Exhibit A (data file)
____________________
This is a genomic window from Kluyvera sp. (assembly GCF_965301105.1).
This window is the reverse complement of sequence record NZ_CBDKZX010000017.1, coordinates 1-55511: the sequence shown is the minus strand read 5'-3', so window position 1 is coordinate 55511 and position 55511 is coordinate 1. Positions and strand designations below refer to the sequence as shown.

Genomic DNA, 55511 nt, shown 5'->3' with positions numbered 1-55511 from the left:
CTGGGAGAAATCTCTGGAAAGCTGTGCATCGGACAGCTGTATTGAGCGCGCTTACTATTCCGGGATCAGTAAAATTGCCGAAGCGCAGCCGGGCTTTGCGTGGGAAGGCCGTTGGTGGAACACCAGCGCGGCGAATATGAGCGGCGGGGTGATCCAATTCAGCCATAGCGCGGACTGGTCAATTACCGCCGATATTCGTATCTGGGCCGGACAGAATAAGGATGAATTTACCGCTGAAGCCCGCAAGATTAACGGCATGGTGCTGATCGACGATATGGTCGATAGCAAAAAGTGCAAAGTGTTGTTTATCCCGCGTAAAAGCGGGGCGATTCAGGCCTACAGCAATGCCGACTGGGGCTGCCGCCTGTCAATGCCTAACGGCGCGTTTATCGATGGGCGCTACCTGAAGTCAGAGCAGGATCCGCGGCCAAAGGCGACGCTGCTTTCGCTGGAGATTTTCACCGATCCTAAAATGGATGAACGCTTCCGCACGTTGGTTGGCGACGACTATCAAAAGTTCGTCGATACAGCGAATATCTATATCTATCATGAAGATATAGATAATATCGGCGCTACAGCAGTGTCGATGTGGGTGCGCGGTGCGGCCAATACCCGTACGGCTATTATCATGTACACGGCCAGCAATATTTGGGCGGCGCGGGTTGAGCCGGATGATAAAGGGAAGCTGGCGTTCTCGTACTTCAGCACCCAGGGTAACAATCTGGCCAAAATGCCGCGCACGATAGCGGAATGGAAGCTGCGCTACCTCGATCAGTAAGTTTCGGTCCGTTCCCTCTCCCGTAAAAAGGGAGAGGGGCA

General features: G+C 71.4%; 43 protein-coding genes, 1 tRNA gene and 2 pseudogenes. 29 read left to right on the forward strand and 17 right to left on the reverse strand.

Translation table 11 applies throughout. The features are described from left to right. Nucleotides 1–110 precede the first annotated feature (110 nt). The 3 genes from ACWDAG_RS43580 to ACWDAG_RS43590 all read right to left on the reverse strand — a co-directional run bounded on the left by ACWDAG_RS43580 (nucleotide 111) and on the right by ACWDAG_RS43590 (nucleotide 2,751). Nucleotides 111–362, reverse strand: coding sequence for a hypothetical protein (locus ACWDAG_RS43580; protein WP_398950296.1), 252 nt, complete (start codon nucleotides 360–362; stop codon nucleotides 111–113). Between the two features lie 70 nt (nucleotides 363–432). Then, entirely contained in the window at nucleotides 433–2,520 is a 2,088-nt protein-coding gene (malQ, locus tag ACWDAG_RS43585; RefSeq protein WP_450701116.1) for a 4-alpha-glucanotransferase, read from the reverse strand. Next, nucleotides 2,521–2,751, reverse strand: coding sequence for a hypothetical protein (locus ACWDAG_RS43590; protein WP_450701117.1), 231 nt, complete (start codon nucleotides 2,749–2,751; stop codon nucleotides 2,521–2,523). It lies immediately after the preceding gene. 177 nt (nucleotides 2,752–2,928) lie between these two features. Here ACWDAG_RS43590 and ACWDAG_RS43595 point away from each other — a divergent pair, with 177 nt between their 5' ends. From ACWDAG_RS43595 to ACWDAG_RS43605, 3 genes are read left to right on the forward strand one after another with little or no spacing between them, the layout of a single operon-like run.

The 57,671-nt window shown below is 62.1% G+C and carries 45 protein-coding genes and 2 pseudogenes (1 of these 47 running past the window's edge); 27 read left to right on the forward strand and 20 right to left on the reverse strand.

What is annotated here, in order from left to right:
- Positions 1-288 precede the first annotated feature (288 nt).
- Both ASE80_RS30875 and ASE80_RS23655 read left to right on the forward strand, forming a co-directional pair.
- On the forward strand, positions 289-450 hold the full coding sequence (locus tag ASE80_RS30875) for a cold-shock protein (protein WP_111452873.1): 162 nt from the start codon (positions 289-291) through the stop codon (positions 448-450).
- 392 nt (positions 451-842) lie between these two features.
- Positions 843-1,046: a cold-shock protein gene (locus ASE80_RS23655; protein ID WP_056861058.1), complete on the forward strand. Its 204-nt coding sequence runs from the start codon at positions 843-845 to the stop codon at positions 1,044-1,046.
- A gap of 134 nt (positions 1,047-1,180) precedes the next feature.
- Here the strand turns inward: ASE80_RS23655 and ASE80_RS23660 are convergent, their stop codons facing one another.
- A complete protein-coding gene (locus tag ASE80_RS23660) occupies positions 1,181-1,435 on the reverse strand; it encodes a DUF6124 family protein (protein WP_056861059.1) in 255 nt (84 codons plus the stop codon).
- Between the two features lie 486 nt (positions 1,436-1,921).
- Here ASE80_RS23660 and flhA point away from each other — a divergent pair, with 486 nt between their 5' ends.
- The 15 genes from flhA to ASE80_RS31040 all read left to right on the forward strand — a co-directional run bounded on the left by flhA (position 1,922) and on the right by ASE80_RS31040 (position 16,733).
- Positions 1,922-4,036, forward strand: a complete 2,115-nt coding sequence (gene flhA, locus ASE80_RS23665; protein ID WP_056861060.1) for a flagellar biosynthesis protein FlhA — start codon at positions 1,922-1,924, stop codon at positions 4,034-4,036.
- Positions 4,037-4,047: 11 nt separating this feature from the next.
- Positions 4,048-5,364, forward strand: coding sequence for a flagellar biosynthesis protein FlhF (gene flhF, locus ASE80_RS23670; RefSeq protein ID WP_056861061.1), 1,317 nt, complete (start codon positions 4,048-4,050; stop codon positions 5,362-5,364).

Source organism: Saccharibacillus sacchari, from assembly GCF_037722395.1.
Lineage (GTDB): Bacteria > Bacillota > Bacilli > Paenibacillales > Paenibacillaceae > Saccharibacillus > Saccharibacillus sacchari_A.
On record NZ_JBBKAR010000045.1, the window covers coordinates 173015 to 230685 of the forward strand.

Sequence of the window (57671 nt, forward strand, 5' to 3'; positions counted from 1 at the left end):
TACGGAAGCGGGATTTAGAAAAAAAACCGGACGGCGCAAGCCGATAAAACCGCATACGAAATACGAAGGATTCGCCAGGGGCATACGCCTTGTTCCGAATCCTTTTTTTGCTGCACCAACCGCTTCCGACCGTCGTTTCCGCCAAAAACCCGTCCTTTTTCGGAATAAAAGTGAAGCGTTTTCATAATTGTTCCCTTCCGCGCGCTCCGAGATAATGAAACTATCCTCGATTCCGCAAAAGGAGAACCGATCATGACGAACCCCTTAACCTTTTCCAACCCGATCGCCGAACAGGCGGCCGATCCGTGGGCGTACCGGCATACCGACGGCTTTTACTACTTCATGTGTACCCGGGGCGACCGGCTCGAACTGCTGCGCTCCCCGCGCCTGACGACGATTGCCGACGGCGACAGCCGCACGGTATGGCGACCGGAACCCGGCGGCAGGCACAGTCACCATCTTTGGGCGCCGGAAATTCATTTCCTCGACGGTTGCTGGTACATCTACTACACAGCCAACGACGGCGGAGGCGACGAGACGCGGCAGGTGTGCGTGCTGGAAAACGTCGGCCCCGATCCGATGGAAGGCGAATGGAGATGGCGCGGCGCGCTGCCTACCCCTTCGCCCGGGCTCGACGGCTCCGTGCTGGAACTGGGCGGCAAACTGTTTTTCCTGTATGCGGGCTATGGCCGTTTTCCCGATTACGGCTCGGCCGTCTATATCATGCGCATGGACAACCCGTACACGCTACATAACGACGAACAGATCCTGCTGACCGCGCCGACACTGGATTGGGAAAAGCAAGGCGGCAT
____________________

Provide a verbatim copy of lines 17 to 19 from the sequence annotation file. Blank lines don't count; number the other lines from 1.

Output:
- Between the two features lie 486 nt (positions 1,436-1,921).
- Here ASE80_RS23660 and flhA point away from each other — a divergent pair, with 486 nt between their 5' ends.
- The 15 genes from flhA to ASE80_RS31040 all read left to right on the forward strand — a co-directional run bounded on the left by flhA (position 1,922) and on the right by ASE80_RS31040 (position 16,733).